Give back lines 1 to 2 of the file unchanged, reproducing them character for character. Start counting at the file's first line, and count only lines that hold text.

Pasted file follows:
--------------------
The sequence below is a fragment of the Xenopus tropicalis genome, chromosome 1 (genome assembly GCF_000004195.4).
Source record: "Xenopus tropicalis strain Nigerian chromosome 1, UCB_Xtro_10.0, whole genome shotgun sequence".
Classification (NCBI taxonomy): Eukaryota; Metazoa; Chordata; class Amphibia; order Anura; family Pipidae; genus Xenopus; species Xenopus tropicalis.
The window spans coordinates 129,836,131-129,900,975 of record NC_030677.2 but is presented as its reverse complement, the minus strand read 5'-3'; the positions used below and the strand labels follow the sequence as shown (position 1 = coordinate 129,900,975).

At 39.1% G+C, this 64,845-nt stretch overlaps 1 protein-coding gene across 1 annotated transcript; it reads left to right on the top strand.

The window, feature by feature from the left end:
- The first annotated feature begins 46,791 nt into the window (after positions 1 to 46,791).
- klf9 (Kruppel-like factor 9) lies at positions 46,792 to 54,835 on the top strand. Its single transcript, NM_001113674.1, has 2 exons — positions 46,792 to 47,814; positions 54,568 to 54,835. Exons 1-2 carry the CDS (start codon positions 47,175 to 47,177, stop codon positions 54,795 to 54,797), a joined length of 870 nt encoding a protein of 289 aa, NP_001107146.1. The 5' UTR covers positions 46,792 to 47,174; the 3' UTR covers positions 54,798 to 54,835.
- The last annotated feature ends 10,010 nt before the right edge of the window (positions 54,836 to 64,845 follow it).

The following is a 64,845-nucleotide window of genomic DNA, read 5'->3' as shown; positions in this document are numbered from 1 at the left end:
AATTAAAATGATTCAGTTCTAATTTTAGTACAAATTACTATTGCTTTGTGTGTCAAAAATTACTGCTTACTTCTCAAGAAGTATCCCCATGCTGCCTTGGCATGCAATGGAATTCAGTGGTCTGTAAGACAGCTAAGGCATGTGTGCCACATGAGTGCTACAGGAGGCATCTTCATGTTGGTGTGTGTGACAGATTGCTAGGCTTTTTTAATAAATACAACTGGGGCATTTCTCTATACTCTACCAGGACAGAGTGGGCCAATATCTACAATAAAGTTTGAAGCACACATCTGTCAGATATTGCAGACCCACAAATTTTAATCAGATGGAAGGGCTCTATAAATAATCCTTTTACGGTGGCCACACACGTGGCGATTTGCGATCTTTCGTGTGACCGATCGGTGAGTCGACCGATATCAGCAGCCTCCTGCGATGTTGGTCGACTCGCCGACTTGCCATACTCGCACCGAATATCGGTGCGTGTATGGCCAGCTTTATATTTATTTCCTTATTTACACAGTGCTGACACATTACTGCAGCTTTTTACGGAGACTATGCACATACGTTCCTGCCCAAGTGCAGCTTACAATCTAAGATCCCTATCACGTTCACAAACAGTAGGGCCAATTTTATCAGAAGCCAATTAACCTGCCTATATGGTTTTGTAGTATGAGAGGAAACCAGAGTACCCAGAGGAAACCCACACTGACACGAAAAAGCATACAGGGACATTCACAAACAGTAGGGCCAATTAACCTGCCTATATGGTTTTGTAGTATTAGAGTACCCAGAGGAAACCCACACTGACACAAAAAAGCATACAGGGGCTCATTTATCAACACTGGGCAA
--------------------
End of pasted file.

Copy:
The sequence below is a fragment of the Xenopus tropicalis genome, chromosome 1 (genome assembly GCF_000004195.4).
Source record: "Xenopus tropicalis strain Nigerian chromosome 1, UCB_Xtro_10.0, whole genome shotgun sequence".